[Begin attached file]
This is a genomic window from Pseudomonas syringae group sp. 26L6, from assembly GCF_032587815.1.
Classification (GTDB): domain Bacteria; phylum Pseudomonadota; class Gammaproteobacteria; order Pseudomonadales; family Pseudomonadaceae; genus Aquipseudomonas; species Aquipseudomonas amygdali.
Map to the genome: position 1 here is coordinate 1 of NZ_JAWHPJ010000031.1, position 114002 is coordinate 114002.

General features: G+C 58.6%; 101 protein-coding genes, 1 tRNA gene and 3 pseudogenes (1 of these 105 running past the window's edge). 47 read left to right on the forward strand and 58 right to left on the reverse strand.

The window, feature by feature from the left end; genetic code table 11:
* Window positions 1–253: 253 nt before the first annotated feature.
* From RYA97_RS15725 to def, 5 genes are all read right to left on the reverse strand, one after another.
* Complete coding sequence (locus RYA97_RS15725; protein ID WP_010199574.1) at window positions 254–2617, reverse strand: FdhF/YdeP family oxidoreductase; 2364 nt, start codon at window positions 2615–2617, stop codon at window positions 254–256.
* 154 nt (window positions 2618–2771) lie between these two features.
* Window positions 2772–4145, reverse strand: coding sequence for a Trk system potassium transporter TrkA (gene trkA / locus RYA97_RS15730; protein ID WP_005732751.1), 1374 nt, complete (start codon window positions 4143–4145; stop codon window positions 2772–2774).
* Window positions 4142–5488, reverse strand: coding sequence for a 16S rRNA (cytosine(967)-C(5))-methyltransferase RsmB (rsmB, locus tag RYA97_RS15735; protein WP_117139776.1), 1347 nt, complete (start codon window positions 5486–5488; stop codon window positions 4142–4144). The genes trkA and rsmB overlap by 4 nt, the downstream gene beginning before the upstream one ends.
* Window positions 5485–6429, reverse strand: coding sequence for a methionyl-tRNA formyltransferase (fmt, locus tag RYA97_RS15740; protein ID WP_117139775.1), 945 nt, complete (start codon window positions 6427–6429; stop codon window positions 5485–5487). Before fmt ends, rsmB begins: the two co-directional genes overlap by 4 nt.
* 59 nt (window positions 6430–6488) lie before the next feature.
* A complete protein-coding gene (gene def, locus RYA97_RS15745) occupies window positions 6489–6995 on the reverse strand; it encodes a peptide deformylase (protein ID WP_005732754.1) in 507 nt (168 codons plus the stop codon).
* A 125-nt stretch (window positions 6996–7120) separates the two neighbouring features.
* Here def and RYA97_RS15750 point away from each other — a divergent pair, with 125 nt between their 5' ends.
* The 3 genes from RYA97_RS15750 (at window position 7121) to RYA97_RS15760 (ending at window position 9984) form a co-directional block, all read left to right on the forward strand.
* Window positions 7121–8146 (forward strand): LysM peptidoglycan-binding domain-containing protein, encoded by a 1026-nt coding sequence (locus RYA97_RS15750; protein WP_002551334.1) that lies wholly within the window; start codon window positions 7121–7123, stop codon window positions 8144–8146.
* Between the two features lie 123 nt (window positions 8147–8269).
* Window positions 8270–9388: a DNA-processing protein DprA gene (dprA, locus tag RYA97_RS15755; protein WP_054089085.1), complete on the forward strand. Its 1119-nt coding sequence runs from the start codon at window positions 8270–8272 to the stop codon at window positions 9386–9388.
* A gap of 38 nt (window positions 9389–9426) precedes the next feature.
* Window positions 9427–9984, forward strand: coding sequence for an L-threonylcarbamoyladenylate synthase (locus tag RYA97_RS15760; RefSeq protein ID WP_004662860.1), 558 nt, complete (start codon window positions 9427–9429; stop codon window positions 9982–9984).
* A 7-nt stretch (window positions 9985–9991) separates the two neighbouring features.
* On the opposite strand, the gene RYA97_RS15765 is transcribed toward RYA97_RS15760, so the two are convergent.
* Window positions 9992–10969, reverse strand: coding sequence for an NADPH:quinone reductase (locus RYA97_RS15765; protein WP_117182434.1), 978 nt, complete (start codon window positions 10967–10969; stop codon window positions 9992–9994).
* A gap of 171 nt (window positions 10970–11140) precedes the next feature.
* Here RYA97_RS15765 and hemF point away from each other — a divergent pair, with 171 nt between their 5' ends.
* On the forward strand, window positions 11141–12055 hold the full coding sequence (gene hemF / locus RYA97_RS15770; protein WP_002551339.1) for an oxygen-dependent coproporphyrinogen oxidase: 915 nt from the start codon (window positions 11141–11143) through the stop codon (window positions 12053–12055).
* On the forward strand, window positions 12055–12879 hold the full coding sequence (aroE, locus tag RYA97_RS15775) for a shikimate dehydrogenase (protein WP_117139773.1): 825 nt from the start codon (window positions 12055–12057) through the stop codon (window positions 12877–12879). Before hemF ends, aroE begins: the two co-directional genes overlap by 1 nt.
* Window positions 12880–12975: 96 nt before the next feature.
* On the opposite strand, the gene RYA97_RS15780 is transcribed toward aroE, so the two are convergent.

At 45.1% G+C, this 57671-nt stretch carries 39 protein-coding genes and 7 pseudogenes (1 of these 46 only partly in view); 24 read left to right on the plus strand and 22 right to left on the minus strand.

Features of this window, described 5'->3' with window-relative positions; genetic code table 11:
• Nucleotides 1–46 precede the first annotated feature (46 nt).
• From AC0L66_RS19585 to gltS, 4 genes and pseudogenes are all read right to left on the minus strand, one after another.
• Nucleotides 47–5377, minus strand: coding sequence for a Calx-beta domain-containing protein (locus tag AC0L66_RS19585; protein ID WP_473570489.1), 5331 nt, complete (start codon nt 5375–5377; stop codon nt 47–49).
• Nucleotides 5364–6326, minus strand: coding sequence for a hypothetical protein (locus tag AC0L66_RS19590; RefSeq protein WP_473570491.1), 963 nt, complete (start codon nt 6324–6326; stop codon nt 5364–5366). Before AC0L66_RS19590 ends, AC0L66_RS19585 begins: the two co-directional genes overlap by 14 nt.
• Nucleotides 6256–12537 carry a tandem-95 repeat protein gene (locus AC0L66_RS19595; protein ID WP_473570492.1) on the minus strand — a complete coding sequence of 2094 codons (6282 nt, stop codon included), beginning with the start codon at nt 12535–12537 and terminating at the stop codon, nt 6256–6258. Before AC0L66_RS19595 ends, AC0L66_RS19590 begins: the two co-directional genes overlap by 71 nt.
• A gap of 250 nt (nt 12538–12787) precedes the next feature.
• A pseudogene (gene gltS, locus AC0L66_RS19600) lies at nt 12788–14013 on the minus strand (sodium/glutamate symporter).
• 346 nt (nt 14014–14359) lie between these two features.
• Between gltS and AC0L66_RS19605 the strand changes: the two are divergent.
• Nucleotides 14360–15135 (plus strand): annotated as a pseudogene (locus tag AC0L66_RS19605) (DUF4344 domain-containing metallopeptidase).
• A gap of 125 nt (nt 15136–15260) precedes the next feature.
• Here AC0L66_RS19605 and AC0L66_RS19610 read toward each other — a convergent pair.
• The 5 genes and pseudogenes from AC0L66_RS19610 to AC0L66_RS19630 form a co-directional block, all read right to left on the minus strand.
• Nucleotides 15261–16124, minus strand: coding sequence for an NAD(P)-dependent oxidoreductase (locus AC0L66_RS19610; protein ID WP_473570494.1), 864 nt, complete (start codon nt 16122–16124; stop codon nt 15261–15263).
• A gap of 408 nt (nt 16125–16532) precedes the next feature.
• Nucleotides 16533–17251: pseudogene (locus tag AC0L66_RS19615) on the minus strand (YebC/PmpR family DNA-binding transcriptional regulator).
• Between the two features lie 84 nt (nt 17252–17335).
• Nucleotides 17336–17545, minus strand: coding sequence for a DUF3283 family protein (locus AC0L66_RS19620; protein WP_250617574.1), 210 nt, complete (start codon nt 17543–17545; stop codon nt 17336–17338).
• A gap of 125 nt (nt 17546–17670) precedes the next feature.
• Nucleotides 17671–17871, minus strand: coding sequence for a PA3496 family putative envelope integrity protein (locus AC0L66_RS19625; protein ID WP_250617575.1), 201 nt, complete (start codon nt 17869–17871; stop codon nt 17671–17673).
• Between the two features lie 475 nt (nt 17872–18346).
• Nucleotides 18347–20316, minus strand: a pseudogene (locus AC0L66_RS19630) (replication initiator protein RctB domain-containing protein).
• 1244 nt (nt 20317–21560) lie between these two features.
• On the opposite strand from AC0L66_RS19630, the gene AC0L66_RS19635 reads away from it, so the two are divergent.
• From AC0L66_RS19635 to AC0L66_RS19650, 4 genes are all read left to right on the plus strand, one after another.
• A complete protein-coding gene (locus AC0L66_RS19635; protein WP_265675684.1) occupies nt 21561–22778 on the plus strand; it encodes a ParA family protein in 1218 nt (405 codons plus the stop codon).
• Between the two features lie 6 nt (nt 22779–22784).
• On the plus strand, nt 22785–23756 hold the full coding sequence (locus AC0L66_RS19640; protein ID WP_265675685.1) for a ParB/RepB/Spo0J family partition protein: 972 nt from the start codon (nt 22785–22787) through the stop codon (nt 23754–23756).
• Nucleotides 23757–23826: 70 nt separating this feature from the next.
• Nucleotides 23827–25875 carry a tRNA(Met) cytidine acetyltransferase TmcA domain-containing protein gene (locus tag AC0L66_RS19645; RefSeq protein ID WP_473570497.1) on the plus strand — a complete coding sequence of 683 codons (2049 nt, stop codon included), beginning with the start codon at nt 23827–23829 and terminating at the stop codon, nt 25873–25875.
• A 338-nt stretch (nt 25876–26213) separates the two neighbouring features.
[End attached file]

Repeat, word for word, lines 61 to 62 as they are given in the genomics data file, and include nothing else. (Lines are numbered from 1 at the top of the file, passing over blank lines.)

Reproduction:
• On the plus strand, nt 22785–23756 hold the full coding sequence (locus AC0L66_RS19640; protein ID WP_265675685.1) for a ParB/RepB/Spo0J family partition protein: 972 nt from the start codon (nt 22785–22787) through the stop codon (nt 23754–23756).
• Nucleotides 23757–23826: 70 nt separating this feature from the next.